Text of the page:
But once again the yearnings of our common soul are to be dashed to disconsolation, our embryonic aspirations slaughtered before drawing first breath. For the young -gentleman-manager explains to us that they don’t do many signings here. Apparently the locals are apt to stare in the window but will not be tempted inside. We are told not to worry though. For the young man’s father, the bookshop owner, runs the Wimborne Literary festival. So what is this? A second Wimbourne Literary Festival; their organisers sworn arch-enemies? Rivals feuding for the hearts of the literature-hungry of enlightended Wimbourne and darkest Dorset beyond? The coincidence is too much even for me. I conclude this father can only be one and the same man! Does he have parallel families in Westbourne and Wimborne? Are they in happy ignorance of each other? Should I expose the bounder for what he really is? The act would be superfluous, not to mention libelous. Brother and sister not only know of each others’ existence but work closely together in the family enterprise and even sup at the same table regularly. Eat your heart out Conan Doyle. Holmes has nothing on us.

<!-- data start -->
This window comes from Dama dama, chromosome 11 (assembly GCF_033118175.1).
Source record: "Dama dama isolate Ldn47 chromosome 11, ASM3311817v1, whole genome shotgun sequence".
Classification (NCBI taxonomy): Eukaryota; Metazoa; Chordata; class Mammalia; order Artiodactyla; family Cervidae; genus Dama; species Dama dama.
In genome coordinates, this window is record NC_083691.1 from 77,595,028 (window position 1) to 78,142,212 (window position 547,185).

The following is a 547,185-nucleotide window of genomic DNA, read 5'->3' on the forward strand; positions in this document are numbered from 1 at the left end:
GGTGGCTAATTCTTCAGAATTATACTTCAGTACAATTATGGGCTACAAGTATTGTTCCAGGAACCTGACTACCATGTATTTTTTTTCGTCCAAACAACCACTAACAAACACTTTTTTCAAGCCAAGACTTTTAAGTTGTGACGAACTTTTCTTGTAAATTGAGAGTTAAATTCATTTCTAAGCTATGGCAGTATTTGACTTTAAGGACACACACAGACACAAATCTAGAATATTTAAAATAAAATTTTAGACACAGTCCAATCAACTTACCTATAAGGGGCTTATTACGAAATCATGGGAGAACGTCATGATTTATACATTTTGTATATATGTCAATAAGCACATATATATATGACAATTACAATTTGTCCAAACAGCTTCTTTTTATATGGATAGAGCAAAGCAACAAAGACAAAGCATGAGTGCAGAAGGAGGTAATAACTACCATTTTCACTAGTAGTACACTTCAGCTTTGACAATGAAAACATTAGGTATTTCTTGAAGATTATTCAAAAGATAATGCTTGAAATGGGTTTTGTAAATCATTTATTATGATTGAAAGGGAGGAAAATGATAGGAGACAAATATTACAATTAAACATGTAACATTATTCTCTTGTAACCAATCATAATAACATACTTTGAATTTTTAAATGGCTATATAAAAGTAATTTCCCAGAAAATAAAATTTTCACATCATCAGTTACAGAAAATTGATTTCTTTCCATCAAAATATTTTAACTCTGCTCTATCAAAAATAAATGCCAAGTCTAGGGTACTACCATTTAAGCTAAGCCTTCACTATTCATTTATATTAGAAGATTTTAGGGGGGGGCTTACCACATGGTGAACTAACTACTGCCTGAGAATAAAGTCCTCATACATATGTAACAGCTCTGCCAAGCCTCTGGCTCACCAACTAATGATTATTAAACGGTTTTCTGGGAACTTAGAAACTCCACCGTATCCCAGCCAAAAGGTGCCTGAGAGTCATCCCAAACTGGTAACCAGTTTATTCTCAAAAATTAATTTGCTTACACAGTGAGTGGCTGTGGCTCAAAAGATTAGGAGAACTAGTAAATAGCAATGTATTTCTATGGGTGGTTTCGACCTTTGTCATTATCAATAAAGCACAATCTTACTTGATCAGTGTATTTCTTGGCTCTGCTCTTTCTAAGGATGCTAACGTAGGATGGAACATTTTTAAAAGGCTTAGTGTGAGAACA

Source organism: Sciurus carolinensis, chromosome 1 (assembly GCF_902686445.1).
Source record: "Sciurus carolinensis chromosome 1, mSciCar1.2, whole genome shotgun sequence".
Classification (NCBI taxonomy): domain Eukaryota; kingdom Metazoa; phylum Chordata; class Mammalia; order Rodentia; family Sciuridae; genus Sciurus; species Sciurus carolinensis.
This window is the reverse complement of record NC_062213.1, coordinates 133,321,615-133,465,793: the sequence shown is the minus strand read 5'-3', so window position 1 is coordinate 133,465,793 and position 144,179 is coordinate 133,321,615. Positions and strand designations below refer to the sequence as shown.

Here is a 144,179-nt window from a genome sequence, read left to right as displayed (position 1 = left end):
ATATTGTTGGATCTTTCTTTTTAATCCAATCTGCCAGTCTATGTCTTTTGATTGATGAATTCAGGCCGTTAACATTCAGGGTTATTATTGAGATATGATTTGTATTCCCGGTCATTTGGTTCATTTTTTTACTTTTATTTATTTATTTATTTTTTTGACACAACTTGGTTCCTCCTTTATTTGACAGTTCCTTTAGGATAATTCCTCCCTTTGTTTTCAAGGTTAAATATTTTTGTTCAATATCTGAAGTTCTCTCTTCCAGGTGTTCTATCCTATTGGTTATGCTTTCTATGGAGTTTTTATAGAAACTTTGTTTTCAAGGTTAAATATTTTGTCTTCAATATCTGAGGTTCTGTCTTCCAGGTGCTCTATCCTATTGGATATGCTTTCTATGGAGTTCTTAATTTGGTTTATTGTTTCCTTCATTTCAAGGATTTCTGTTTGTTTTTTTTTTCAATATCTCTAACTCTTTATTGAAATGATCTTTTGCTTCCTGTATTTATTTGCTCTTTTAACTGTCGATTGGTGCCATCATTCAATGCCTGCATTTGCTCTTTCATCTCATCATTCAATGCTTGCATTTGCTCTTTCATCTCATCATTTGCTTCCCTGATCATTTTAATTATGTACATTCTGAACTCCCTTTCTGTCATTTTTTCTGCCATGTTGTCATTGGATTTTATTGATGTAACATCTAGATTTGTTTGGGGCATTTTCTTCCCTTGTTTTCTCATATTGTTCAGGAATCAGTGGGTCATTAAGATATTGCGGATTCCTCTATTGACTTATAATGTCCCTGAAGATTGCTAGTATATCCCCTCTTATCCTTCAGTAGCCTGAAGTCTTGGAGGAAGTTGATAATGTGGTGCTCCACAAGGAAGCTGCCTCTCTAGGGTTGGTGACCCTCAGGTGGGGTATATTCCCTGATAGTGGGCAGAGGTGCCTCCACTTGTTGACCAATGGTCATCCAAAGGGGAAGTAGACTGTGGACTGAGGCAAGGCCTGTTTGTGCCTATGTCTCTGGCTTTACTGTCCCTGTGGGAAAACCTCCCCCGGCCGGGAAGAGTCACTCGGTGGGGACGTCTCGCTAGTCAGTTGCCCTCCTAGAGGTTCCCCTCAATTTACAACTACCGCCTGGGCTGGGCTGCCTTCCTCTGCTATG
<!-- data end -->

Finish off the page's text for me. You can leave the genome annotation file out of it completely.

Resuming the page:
I leave a card… and a copy of Dragonsong. hope I shall encounter this father of literary vision in due course.